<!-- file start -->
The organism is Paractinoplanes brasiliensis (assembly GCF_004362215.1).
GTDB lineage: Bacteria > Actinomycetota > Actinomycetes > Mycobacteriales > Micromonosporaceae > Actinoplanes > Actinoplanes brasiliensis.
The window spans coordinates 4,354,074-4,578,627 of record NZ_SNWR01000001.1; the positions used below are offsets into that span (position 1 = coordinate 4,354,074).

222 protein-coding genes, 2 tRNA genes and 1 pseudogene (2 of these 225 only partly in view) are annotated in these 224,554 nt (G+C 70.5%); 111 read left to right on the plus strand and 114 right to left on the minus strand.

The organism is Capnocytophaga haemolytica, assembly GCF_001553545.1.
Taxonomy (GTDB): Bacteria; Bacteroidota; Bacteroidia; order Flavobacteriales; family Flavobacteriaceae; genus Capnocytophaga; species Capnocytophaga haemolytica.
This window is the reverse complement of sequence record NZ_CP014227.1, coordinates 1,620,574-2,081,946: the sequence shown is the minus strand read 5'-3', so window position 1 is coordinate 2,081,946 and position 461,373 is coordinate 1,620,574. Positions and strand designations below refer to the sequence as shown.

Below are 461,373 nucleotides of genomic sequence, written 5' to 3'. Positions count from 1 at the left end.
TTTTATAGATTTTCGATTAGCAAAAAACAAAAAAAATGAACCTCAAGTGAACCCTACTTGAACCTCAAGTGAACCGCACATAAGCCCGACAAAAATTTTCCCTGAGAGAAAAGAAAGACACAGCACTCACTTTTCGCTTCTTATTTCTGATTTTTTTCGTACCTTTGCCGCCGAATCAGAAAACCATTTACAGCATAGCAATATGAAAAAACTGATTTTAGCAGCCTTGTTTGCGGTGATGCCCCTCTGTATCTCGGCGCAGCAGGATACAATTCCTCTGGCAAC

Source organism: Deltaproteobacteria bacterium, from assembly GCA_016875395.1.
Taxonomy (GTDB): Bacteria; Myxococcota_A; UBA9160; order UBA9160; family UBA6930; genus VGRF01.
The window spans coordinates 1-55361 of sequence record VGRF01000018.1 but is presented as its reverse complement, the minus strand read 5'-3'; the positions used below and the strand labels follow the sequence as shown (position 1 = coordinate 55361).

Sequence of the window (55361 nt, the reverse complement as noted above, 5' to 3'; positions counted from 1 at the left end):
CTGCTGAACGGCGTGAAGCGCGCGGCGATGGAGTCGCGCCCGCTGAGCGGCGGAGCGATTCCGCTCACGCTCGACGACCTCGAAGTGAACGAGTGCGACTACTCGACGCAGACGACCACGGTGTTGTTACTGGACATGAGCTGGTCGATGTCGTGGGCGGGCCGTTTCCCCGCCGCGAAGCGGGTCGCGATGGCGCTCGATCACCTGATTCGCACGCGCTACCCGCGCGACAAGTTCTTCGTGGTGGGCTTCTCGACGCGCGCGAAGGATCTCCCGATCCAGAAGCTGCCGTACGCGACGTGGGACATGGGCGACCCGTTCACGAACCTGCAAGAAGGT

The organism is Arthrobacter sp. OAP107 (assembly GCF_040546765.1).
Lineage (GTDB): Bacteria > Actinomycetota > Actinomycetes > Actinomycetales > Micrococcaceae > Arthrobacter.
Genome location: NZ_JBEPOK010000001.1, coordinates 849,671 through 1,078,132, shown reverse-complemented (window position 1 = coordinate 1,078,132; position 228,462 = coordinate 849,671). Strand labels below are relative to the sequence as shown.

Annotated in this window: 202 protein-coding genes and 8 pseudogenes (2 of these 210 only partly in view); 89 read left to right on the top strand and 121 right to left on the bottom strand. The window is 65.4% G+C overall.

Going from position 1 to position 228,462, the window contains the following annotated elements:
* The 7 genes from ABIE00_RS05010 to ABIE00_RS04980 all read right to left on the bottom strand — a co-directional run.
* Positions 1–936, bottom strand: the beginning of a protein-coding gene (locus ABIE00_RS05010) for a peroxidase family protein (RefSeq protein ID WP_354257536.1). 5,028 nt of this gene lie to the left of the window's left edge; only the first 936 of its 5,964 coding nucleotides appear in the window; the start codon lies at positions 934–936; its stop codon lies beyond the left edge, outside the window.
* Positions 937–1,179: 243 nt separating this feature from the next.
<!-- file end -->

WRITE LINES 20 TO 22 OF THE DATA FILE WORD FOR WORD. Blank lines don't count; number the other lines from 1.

* The 7 genes from ABIE00_RS05010 to ABIE00_RS04980 all read right to left on the bottom strand — a co-directional run.
* Positions 1–936, bottom strand: the beginning of a protein-coding gene (locus ABIE00_RS05010) for a peroxidase family protein (RefSeq protein ID WP_354257536.1). 5,028 nt of this gene lie to the left of the window's left edge; only the first 936 of its 5,964 coding nucleotides appear in the window; the start codon lies at positions 934–936; its stop codon lies beyond the left edge, outside the window.
* Positions 937–1,179: 243 nt separating this feature from the next.